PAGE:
The Long Causeway, between Halifax and Burnley, is an ancient trading route, possibly dating back to the Bronze Age. Crosses and waymarker stones helped to guide travellers across the moorland wastes, though most of them have been lost or damaged in the intervening years. Amazingly, Mount Cross has survived intact: a splendid, though crudely carved, example of the Celtic 'wheel-head' design. Opinions differ about its age but it is certainly the oldest man-made artefact in the area, erected at least a thousand years ago.

The Sportsman's Inn, visited on this walk, is one of many isolated pubs in the South Pennines that seem to be situated 'miles from anywhere'. In fact they were built on old routes, and catered for customers on the move, such as drovers and the men who led the trains of packhorse ponies across the moorland tracks. The Sportsman's Inn lies on the Long Causeway, now upgraded to a high-level road between Todmorden and Burnley. These days the pub caters for motorists and walkers, with good food and beers.

The hills and moors to the north of Todmorden are dotted with gritstone outcrops. The impressive piles of Orchan Rocks and Whirlaw Rocks are both encountered on this walk. But the most intriguing rock formations are to be found at the Bridestones. One rock in particular has been weathered by wind and water into a tear-drop shape, and stands on a base that looks far too slender to support its great weight. It resembles a rock in the North York Moors National Park, which is also known as the Bridestone.

The Cliviger Valley links two towns - Todmorden in West Yorkshire and Burnley in Lancashire - that expanded with the textile trade, and then suffered when that trade went into decline. The valley itself is narrow and steep-sided, in places almost a gorge. Into the cramped confines of the valley are shoe-horned the road, railway line, the infant River Calder and communities such as Portsmouth, Cornholme and Lydgate that grew up around the textile mills. The mills were powered by fast-flowing becks, running off the steep hillsides. The valley is almost a microcosm of the Industrial Revolution: by no means beautiful, but full of character. This area is particularly well provided with good footpaths, some of them still paved with their original causey stones.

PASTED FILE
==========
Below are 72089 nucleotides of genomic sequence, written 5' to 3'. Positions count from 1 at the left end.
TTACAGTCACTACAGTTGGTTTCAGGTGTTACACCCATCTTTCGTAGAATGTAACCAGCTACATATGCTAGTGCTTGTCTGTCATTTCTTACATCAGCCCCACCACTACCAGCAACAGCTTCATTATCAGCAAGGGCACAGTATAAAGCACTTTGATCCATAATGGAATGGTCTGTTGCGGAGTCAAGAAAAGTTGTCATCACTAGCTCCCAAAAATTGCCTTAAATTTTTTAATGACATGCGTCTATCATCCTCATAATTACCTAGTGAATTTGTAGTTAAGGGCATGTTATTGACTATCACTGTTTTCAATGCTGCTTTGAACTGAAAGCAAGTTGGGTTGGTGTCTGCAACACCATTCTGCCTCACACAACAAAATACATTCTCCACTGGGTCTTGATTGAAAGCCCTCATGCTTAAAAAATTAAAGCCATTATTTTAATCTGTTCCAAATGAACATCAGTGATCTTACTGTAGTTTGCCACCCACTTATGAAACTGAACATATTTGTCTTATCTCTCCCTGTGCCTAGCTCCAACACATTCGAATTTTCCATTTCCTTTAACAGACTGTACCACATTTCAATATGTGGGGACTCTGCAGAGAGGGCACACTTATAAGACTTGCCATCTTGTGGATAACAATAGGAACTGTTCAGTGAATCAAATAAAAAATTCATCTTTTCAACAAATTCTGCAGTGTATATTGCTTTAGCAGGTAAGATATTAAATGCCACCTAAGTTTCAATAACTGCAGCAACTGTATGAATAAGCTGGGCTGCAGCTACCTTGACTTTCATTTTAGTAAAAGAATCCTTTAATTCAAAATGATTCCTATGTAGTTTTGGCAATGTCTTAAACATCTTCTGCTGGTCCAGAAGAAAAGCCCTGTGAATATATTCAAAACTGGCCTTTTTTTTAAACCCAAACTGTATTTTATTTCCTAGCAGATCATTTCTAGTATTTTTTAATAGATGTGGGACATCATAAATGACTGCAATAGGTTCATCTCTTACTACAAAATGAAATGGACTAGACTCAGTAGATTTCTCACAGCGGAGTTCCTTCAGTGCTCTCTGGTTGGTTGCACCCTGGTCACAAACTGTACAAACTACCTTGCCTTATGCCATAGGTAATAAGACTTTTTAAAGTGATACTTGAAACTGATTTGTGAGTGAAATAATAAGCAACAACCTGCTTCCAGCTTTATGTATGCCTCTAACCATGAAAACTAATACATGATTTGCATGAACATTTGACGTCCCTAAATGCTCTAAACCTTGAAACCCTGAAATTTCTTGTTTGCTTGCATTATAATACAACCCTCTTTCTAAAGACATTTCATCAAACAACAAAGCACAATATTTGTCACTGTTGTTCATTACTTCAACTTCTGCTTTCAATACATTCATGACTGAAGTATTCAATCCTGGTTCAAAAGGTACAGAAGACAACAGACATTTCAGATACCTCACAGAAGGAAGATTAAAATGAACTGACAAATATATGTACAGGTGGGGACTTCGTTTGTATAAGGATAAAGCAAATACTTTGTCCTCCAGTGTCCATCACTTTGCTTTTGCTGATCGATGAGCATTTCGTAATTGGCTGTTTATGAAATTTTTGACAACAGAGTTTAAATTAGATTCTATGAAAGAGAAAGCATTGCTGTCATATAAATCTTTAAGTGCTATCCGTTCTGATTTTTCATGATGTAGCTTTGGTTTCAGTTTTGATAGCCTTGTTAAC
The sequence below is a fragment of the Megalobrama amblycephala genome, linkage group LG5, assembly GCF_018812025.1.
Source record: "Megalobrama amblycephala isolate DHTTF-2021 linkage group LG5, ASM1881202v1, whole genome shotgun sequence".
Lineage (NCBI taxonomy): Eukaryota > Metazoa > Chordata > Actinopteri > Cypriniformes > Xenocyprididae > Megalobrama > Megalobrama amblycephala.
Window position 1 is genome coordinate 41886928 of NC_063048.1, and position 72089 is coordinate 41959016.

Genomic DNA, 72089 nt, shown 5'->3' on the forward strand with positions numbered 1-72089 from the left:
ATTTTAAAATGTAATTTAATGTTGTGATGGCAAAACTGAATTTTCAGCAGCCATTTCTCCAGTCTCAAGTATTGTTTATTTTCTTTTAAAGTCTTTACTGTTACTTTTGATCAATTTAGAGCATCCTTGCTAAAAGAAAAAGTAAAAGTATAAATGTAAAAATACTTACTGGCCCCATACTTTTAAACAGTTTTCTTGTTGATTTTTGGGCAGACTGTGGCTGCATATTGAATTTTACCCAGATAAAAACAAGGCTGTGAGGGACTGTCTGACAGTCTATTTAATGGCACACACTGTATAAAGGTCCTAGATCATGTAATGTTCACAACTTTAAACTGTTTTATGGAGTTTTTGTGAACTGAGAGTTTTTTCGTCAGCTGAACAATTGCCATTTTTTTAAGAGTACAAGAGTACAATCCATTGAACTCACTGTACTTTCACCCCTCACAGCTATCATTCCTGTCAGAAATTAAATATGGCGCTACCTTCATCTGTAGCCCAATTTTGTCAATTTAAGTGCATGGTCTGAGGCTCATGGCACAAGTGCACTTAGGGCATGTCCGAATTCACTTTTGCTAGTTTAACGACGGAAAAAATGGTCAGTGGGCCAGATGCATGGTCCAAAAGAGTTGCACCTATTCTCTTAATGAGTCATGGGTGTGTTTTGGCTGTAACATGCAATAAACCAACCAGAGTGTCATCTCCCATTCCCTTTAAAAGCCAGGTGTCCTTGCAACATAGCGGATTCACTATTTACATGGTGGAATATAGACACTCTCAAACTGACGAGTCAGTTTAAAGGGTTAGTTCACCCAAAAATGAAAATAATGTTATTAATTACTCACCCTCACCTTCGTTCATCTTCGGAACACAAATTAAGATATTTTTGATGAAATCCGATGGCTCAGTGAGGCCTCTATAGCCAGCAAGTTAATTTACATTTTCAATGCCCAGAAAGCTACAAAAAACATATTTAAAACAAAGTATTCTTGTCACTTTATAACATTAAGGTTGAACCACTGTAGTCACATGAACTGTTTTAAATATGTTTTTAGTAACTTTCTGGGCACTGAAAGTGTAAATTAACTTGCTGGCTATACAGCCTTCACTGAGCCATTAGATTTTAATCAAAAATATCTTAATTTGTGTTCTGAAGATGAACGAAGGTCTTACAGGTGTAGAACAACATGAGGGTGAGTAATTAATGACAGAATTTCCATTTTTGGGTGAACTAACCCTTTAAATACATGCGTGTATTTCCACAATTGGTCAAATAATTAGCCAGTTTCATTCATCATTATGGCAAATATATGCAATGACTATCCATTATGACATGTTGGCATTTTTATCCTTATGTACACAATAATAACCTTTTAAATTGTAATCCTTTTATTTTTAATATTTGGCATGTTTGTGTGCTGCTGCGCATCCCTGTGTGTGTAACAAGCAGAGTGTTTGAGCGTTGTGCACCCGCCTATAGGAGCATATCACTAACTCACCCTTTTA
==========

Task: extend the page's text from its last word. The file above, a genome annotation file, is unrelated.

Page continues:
Where to eat and drink

The Sportsman's Inn is directly on the route of this walk. Better yet, it specialises in good food, as these isolated Pennine pubs now tend to do. The Staff of Life, on the main A646 at Lydgate, is another cosy 'real ale' pub where walkers get a warm welcome.

While you're there

If you continue along the Long Causeway, you'll soon come to Coal Clough Windfarm. These huge wind turbines can be found on the crest of many a South Pennine hill, attracting strong winds and equally strong opinions. To some people they represent a sustainable future for energy, to others they are ugly intrusions in the landscape.

What to look for

In geological terms, the South Pennines are largely made up of Millstone grit and coarse sandstone. Where the gritstone is visible, it forms rocky crags and outcrops, like those encountered on this walk. The typical landscape is moorland of heather and peat, riven by steep-sided valleys. Here, in the cramped confines of the steep-sided Cliviger Valley, road, rail and river cross and re-cross each other - like the flex of an old-fashioned telephone.